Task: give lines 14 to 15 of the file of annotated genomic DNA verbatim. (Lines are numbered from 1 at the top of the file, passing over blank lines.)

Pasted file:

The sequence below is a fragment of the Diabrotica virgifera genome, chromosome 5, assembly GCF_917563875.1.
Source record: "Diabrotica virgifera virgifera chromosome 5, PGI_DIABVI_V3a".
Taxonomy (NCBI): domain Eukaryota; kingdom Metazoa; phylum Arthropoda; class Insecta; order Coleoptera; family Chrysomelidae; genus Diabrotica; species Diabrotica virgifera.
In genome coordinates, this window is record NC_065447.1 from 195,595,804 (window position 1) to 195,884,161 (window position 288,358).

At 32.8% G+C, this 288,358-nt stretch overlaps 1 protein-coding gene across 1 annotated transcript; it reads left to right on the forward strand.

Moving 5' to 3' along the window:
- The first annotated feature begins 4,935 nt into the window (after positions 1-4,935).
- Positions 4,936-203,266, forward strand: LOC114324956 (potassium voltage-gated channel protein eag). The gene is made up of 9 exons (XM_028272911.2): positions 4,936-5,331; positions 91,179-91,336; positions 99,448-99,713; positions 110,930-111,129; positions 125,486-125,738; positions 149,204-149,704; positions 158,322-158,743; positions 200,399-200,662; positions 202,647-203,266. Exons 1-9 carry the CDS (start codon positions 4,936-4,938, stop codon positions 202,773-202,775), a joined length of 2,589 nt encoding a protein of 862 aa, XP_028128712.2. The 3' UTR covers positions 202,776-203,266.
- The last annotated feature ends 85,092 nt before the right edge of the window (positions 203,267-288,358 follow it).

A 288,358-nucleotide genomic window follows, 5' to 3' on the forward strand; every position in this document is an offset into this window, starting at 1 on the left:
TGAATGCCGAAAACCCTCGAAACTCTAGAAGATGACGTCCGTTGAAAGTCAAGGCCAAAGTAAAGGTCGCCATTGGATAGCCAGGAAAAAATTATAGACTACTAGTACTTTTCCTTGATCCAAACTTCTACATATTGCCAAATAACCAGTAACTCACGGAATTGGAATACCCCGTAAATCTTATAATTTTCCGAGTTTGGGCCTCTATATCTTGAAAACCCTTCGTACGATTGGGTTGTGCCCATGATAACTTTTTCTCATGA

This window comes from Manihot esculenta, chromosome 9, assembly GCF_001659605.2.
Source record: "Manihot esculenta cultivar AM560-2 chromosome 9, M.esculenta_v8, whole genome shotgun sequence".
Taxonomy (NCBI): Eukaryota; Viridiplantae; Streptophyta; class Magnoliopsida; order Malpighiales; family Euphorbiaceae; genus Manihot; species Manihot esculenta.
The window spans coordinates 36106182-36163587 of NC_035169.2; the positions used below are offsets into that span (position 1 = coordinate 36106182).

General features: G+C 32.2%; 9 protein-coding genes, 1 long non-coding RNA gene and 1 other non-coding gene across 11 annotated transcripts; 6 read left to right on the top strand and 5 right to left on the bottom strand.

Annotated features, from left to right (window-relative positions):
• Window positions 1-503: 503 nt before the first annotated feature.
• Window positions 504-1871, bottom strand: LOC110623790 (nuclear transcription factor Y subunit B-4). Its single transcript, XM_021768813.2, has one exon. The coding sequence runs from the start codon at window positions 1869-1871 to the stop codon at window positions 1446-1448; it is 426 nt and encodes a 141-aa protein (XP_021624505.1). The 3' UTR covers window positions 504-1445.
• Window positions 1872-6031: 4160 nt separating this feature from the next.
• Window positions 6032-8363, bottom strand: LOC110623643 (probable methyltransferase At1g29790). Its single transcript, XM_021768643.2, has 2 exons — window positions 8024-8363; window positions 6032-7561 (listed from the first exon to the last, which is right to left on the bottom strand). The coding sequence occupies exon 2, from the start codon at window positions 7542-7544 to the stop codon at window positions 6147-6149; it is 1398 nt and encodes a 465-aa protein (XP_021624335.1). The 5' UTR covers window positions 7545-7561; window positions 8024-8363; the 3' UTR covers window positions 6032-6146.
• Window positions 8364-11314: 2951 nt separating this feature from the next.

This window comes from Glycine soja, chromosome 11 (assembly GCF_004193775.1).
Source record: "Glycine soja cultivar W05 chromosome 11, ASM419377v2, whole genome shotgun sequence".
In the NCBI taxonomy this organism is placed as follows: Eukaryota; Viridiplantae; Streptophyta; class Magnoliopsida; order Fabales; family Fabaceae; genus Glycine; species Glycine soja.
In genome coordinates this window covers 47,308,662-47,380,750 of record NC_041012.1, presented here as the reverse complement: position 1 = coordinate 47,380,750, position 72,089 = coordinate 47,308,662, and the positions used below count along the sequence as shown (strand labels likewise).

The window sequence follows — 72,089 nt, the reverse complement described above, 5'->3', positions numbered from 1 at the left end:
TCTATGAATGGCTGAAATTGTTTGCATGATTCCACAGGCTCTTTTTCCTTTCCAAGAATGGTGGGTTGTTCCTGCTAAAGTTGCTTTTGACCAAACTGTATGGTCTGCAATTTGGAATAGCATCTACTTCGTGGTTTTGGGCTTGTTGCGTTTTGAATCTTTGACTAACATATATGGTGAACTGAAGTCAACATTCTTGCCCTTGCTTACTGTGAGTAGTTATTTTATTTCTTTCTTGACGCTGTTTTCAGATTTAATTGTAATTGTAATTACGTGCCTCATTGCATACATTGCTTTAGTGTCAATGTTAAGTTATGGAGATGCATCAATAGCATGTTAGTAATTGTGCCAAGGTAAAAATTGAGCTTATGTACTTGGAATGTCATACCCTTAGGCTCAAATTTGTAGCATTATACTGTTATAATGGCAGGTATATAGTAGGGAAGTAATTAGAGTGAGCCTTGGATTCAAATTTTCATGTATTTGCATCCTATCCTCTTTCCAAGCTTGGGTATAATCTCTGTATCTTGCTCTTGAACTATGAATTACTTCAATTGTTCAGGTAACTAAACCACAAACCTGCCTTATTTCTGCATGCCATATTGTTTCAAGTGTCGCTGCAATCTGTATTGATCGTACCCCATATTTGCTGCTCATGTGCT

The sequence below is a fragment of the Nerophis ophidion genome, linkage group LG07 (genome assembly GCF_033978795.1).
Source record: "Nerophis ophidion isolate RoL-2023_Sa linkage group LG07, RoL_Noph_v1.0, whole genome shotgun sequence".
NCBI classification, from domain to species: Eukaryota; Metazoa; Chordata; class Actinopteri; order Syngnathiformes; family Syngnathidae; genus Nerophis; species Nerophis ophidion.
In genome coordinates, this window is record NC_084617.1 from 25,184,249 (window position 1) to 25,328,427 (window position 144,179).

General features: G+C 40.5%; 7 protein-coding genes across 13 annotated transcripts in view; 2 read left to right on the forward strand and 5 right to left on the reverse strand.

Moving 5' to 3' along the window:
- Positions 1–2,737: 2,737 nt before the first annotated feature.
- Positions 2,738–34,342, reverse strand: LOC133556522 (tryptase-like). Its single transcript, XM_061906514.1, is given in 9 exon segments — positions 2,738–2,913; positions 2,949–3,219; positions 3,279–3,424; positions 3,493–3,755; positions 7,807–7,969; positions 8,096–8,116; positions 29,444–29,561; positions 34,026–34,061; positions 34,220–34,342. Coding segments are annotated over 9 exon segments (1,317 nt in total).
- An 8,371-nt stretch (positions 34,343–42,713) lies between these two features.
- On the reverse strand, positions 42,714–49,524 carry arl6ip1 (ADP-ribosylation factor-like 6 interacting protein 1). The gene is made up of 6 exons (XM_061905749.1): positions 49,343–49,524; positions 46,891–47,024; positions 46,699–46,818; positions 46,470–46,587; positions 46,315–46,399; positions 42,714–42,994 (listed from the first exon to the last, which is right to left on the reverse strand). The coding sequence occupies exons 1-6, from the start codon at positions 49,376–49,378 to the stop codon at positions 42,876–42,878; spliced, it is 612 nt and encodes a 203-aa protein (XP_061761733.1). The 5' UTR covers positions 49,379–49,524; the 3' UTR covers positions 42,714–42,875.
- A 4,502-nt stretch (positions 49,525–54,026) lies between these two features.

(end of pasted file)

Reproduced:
Taxonomy (NCBI): Eukaryota; Viridiplantae; Streptophyta; class Magnoliopsida; order Malpighiales; family Euphorbiaceae; genus Manihot; species Manihot esculenta.
The window spans coordinates 36106182-36163587 of NC_035169.2; the positions used below are offsets into that span (position 1 = coordinate 36106182).